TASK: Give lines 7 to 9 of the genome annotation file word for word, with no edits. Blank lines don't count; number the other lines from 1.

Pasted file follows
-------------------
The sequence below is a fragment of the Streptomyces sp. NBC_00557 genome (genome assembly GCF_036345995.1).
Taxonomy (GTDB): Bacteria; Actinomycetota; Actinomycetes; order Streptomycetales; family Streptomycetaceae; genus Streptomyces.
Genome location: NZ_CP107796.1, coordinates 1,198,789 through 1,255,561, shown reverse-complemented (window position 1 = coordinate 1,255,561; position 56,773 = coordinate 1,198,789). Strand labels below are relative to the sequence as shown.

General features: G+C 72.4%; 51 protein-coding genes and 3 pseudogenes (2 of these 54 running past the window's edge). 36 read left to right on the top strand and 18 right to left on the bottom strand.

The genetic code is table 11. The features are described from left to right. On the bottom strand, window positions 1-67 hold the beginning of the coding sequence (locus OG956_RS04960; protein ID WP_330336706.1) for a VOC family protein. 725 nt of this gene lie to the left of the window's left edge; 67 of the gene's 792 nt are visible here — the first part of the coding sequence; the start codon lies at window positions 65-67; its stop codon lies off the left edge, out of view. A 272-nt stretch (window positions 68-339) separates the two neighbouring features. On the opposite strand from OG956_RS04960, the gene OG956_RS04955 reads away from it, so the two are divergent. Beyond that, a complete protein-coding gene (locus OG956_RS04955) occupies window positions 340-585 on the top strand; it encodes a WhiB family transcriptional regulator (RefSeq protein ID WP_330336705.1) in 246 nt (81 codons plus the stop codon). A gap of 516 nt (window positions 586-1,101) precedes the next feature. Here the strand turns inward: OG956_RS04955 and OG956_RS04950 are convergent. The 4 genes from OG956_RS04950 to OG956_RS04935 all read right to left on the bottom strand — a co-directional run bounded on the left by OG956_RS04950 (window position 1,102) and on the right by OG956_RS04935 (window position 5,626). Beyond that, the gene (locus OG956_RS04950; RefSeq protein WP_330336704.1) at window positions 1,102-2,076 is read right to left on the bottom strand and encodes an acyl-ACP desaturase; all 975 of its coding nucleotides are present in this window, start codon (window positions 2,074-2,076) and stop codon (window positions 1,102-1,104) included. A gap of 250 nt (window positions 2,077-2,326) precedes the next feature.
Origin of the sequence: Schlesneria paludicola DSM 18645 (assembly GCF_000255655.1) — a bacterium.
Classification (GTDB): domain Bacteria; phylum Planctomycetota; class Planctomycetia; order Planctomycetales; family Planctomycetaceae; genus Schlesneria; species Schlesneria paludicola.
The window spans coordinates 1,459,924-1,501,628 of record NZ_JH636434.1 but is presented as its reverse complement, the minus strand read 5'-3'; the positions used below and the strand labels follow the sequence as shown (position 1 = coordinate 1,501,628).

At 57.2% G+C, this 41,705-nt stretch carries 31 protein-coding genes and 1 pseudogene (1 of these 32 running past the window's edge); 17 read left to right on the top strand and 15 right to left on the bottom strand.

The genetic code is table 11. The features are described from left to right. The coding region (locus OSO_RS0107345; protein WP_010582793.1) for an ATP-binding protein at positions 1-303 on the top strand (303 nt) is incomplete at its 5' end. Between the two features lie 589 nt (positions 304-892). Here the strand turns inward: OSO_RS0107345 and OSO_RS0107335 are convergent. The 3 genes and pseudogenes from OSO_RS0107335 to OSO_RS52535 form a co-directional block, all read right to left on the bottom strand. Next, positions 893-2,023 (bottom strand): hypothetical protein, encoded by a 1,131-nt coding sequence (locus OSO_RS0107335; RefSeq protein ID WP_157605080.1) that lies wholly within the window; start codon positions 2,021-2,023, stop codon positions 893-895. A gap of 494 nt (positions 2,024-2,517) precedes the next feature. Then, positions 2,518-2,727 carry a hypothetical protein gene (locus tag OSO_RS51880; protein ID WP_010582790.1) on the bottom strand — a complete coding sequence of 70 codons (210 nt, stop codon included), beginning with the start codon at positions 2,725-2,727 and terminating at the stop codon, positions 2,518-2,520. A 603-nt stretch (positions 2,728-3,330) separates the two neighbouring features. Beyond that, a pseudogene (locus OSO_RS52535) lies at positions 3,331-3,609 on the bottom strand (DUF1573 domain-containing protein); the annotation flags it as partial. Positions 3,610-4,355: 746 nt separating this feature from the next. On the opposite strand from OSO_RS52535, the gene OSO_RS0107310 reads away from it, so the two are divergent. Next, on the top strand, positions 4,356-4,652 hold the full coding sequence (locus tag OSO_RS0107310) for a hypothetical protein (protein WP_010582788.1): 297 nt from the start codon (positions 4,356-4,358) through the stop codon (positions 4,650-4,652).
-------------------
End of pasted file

Classification (GTDB): domain Bacteria; phylum Planctomycetota; class Planctomycetia; order Planctomycetales; family Planctomycetaceae; genus Schlesneria; species Schlesneria paludicola.
The window spans coordinates 1,459,924-1,501,628 of record NZ_JH636434.1 but is presented as its reverse complement, the minus strand read 5'-3'; the positions used below and the strand labels follow the sequence as shown (position 1 = coordinate 1,501,628).

At 57.2% G+C, this 41,705-nt stretch carries 31 protein-coding genes and 1 pseudogene (1 of these 32 running past the window's edge); 17 read left to right on the top strand and 15 right to left on the bottom strand.